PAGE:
This candle was lit at a special event at the Moose Jaw Museum and Art Gallery on Sunday for the National Day of Remembrance and Action on Violence Against Women. The single candle symbolized hope and action. Rebecca Lawrence photograph
The white ribbon campaign is about working to end violence against women.
“Basically wearing the ribbon is your pledge to never commit, condone or remain silent about violence against women,” said Karen Closs, executive director of the Moose Jaw Transition House. “It’s not so much a grand public event, but we’ve got some presentations scheduled in a few places talking about violence against women and talking about the National Day for Remembrance and Action.”
Partners Against Violence, a group of men and women, sponsors the campaign. It runs from Sunday, which is the International Day for the Eradication of Violence Against Women, until Dec. 6, Canada’s National Day of Remembrance and Action on Violence Against Women.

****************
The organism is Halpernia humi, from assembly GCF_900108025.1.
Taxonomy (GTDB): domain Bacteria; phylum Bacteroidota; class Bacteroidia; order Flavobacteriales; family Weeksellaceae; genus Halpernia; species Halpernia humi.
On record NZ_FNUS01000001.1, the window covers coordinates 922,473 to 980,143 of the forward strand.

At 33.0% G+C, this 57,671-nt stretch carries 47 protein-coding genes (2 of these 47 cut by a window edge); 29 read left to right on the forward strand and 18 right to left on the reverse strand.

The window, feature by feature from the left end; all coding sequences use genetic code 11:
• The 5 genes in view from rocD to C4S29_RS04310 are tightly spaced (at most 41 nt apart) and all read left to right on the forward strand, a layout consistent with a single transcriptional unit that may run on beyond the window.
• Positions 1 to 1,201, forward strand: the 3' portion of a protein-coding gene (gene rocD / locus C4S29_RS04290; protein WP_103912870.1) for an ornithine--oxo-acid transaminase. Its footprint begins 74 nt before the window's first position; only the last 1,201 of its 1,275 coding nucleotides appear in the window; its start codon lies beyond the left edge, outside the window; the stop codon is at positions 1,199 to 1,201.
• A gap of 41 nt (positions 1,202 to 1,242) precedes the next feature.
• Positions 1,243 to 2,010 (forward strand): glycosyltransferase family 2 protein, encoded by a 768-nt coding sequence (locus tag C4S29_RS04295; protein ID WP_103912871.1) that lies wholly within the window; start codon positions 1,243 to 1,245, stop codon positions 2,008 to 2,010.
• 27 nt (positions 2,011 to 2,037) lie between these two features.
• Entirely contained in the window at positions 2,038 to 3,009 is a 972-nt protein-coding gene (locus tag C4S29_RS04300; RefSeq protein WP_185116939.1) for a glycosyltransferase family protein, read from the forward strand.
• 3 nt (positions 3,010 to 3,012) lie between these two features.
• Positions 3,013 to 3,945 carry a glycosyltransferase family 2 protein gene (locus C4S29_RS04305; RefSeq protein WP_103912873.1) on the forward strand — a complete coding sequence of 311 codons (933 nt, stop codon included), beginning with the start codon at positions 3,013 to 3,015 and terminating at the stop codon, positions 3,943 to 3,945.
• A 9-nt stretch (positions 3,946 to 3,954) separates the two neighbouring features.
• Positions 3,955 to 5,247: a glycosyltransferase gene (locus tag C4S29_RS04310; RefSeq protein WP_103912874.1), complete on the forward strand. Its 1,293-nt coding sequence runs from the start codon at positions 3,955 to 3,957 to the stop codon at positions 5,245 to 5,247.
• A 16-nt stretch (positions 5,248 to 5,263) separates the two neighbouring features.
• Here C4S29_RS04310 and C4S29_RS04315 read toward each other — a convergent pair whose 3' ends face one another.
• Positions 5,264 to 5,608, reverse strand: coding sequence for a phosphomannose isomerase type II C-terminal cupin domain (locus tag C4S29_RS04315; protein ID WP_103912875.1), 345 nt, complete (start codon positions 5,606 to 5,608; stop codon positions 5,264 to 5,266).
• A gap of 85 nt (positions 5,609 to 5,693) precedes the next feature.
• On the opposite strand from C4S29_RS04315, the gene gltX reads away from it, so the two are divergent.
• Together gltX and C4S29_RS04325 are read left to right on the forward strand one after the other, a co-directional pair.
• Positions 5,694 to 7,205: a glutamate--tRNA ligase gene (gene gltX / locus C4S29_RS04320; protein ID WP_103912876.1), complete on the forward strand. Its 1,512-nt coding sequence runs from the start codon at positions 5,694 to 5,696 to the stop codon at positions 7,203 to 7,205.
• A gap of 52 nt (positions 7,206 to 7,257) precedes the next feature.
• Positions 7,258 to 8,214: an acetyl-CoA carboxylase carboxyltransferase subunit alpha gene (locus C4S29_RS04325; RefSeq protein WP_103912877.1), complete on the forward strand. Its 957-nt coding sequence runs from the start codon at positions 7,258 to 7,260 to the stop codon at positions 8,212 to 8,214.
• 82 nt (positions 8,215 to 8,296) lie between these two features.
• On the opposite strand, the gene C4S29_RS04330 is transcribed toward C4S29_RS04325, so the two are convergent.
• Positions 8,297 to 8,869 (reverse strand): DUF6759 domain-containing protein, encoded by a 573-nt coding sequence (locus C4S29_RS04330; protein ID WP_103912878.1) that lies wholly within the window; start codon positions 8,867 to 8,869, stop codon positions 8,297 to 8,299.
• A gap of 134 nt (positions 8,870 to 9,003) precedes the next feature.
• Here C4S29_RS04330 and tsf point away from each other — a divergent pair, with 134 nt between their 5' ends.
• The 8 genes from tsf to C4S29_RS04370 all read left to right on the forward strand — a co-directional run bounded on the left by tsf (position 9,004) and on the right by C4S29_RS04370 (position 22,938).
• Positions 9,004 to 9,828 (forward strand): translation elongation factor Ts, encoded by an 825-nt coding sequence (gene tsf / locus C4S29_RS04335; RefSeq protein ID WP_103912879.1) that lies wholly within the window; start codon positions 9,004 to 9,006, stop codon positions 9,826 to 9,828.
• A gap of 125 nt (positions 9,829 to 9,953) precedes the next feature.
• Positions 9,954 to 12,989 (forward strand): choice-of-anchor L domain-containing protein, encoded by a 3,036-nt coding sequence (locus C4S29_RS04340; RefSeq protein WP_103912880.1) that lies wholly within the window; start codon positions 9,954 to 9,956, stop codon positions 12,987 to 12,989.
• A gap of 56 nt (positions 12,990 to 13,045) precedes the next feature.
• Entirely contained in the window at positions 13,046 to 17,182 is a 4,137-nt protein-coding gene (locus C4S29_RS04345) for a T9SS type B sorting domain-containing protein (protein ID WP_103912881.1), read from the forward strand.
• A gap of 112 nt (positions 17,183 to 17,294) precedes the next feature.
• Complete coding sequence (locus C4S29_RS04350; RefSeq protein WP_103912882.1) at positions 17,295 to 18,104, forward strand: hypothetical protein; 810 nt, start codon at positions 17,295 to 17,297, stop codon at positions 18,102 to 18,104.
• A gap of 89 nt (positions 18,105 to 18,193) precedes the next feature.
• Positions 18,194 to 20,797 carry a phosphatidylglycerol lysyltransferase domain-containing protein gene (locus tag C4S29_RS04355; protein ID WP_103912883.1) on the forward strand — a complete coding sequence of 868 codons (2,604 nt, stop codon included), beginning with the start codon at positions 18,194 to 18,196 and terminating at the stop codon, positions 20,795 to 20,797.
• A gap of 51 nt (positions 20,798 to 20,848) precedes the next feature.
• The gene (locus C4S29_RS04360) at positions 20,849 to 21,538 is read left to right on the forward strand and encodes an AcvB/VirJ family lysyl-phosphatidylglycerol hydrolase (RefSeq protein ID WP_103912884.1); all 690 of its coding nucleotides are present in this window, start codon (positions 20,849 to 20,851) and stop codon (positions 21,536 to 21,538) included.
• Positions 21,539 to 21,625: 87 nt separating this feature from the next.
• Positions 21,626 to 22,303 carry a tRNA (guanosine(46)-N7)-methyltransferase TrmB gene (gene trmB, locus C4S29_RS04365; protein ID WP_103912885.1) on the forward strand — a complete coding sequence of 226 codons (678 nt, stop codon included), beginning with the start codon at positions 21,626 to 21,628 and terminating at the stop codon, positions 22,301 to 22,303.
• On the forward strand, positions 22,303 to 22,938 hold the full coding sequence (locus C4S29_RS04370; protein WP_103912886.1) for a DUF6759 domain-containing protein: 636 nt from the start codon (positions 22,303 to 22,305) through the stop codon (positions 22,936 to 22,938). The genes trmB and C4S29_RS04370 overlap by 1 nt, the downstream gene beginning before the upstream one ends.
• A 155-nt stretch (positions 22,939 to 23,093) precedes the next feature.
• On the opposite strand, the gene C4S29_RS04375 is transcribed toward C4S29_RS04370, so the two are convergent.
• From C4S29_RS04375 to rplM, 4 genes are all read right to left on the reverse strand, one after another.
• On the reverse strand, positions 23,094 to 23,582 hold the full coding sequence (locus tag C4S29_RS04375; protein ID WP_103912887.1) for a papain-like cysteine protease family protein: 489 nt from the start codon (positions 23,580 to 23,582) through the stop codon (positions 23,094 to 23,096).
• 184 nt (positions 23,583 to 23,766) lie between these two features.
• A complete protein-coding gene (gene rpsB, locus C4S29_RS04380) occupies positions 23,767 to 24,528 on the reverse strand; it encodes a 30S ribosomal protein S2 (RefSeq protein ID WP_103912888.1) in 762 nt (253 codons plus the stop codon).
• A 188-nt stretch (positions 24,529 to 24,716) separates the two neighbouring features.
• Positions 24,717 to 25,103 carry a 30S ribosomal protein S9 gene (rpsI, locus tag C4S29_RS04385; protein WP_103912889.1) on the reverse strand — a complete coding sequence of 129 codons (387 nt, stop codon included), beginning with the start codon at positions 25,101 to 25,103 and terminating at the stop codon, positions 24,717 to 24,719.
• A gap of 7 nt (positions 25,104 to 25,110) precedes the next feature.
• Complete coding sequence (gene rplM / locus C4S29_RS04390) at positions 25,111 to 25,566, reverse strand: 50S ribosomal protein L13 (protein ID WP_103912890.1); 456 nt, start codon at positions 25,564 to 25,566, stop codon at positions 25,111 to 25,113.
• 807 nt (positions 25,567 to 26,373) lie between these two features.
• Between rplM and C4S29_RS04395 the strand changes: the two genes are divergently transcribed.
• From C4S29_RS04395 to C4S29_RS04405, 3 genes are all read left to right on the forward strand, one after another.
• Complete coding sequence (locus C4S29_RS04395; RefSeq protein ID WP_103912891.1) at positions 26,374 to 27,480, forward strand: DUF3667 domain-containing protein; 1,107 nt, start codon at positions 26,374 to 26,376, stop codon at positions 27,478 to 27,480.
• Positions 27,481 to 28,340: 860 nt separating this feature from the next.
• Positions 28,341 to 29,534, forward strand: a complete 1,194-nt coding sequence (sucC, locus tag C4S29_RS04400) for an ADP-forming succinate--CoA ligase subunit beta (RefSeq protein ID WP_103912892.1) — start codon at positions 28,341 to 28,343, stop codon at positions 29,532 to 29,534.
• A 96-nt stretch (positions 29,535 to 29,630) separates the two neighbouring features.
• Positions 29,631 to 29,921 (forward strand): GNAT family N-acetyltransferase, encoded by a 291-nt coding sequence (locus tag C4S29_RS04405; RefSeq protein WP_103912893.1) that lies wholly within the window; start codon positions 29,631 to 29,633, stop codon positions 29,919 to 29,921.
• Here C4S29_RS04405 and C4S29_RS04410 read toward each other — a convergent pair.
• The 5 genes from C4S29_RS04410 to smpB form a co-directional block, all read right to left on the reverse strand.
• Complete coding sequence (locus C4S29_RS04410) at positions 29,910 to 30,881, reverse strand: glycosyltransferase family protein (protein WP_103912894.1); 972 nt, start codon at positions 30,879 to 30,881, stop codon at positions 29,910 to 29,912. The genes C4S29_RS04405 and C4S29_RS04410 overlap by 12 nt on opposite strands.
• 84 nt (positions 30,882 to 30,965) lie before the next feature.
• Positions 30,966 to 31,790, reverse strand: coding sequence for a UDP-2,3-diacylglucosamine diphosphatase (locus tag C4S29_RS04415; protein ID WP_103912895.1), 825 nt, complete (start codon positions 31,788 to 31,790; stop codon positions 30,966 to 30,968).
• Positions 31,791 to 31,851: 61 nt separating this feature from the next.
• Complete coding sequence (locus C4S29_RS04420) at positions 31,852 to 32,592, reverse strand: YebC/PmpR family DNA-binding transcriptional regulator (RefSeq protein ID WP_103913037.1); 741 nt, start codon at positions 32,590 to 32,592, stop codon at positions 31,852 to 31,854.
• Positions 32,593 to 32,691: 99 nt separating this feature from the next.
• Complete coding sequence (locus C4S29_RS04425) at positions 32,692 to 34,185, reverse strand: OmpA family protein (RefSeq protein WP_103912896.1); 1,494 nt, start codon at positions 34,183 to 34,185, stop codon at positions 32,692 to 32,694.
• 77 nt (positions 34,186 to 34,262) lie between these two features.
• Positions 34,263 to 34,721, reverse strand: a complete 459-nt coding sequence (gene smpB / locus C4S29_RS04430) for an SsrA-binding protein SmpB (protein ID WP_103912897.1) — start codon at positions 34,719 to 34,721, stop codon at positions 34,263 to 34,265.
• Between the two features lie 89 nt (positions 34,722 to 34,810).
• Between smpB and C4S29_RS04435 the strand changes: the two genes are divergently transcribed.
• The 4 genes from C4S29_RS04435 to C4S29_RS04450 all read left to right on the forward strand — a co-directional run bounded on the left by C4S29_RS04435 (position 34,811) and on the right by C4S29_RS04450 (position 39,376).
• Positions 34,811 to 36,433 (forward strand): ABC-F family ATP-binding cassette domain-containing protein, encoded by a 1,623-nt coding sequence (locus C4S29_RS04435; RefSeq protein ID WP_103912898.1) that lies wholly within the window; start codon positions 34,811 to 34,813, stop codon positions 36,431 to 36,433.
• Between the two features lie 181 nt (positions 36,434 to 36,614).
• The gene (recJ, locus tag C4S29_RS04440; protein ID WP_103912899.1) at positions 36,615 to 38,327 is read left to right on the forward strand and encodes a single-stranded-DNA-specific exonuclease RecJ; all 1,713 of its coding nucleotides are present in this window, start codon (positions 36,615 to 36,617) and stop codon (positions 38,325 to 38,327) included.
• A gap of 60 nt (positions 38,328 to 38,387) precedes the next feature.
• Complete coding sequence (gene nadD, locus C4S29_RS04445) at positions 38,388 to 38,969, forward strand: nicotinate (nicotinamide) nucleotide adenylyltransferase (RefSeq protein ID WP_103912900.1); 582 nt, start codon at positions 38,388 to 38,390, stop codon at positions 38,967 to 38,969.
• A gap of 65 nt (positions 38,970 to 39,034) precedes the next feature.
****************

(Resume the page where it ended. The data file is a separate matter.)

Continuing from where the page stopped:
Dec. 6 is the anniversary of the Montreal Massacre in 1989 at École Polytechnique when Marc Lépine came into a class with a rifle, asked the men to leave and walked through the building, killing 14 women and injuring 10 women and four men.
Closs said the campaign started in Canada in 1991.
“There was a group of men that decided they had a responsibility to urge other men to speak out against violence against women. So they started this campaign of wearing a white ribbon ... It took off,” said Closs. “Sometimes it’s led mostly by men. Sometimes it’s men and women. Sometimes it’s about awareness. Sometimes it’s more focused on educating men and boys and what they can do to end violence.”
For more information, see Saturday's edition of the Times-Herald.